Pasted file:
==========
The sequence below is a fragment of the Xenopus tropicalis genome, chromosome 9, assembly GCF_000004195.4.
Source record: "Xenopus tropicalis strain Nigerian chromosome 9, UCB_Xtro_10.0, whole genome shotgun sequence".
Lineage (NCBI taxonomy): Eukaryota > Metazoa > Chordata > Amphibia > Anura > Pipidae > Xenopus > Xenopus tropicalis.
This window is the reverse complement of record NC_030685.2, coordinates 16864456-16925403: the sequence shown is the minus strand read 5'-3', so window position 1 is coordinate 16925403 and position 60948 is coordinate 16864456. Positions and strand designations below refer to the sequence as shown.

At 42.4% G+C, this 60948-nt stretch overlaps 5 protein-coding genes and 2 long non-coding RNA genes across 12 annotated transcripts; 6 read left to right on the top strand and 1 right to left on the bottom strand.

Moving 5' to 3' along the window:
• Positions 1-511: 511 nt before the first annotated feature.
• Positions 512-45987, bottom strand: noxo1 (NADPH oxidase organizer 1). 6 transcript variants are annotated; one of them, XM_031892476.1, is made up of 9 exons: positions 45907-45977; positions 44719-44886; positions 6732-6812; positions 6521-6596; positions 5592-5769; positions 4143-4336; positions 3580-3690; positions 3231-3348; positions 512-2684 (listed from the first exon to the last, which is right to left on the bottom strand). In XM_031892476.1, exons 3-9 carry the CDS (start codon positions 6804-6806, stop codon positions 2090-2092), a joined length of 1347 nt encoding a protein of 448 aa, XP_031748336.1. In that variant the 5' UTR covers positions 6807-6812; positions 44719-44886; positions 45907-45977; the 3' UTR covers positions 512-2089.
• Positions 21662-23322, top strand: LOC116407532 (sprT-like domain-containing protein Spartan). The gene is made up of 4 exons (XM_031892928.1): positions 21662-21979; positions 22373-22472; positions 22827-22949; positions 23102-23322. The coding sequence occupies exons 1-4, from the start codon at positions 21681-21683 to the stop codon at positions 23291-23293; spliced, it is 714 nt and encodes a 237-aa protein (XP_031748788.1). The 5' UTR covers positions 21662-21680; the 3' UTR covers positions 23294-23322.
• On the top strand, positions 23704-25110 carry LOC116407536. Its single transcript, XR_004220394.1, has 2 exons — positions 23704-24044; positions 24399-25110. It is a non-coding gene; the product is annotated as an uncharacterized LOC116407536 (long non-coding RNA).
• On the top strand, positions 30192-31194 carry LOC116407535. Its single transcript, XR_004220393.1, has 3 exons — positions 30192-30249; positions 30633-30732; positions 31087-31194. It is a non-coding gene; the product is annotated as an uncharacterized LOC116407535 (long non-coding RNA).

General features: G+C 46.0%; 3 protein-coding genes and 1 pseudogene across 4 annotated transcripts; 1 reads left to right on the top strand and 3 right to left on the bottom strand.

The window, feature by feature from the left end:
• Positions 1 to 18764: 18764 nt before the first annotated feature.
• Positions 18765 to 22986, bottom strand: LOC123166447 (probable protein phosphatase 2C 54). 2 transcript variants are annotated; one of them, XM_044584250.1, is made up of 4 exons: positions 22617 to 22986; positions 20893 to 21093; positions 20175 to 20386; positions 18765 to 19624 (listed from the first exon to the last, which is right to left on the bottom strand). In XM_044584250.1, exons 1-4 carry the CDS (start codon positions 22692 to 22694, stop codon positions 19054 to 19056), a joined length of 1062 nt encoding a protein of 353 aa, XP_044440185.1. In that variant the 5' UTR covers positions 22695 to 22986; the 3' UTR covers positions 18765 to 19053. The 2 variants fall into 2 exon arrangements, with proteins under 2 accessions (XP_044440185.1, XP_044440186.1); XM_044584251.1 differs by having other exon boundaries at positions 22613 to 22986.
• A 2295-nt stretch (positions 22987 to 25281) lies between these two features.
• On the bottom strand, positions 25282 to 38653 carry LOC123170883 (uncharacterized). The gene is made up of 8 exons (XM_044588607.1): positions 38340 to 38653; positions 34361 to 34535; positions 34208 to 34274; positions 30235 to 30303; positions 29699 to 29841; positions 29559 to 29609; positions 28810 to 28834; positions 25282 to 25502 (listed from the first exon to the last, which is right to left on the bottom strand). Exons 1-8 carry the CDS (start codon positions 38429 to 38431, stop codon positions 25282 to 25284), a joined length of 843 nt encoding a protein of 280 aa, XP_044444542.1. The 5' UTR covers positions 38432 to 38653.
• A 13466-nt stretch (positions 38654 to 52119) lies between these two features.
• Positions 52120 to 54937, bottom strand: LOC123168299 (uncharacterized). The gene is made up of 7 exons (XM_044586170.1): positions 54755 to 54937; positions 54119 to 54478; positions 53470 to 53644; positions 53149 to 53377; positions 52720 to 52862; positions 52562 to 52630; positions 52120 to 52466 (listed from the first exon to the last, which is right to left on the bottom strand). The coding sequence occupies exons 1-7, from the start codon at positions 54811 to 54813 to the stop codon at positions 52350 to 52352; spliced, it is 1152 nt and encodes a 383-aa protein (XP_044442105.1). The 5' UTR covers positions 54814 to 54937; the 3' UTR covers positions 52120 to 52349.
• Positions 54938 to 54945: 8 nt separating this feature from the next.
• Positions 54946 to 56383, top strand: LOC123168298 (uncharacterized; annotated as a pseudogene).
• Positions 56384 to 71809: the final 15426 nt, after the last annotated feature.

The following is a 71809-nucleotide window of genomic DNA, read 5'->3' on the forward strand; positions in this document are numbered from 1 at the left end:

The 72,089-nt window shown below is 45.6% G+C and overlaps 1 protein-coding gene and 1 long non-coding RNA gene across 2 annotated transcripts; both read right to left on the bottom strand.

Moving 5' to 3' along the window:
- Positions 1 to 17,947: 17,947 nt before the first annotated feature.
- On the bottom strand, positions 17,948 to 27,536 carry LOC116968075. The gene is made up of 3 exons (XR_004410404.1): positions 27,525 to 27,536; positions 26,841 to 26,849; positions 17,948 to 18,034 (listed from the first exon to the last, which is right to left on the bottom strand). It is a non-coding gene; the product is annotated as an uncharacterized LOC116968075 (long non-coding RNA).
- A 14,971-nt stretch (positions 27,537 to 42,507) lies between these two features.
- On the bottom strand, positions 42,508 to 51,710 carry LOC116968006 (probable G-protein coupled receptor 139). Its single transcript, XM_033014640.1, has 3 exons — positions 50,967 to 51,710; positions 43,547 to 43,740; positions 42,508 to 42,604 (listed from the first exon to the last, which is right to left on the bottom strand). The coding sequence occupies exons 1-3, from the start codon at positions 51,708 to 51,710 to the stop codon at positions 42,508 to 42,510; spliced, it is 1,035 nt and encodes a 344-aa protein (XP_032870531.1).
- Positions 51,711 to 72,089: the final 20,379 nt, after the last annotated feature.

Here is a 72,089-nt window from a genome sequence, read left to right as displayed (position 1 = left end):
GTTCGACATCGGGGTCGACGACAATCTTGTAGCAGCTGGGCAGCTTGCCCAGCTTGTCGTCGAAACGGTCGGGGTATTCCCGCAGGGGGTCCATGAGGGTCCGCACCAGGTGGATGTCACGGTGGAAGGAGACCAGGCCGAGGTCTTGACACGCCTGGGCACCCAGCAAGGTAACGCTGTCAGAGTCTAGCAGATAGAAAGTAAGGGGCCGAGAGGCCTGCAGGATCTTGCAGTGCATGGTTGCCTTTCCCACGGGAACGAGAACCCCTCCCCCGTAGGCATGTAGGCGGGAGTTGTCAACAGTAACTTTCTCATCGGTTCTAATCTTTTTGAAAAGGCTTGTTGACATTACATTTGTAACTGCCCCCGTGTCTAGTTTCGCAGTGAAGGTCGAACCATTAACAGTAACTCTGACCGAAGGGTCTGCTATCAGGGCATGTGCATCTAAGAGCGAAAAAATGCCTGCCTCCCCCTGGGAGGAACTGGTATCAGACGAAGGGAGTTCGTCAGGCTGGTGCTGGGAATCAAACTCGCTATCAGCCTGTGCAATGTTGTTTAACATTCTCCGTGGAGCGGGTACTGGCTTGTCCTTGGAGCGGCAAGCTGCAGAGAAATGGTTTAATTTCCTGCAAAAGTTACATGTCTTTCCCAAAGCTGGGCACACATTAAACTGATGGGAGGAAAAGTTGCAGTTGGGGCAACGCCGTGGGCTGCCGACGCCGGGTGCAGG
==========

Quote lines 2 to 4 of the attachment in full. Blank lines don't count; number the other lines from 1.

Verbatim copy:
Source record: "Xenopus tropicalis strain Nigerian chromosome 9, UCB_Xtro_10.0, whole genome shotgun sequence".
Lineage (NCBI taxonomy): Eukaryota > Metazoa > Chordata > Amphibia > Anura > Pipidae > Xenopus > Xenopus tropicalis.
This window is the reverse complement of record NC_030685.2, coordinates 16864456-16925403: the sequence shown is the minus strand read 5'-3', so window position 1 is coordinate 16925403 and position 60948 is coordinate 16864456. Positions and strand designations below refer to the sequence as shown.